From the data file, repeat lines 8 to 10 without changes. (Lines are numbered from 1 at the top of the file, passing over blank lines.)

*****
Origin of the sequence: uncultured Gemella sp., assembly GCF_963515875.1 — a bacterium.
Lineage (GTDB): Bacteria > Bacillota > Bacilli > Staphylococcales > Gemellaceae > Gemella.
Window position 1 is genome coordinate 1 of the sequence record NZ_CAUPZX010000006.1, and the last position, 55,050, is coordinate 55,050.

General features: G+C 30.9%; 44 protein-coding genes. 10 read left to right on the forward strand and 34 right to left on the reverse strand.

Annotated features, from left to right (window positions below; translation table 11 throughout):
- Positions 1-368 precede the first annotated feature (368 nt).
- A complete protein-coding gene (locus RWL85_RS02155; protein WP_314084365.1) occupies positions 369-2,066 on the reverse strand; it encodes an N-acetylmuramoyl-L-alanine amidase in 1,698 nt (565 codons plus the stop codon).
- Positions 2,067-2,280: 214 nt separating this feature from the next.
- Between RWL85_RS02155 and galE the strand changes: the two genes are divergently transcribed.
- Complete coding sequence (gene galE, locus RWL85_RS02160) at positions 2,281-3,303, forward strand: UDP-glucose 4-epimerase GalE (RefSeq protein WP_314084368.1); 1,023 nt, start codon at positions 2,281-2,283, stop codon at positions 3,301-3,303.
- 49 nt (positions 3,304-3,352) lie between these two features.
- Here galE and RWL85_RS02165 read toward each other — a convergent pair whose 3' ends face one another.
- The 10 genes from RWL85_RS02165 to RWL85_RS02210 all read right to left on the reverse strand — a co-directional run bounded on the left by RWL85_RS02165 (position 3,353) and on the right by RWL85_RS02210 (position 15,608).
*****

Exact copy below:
- Positions 2,067-2,280: 214 nt separating this feature from the next.
- Between RWL85_RS02155 and galE the strand changes: the two genes are divergently transcribed.
- Complete coding sequence (gene galE, locus RWL85_RS02160) at positions 2,281-3,303, forward strand: UDP-glucose 4-epimerase GalE (RefSeq protein WP_314084368.1); 1,023 nt, start codon at positions 2,281-2,283, stop codon at positions 3,301-3,303.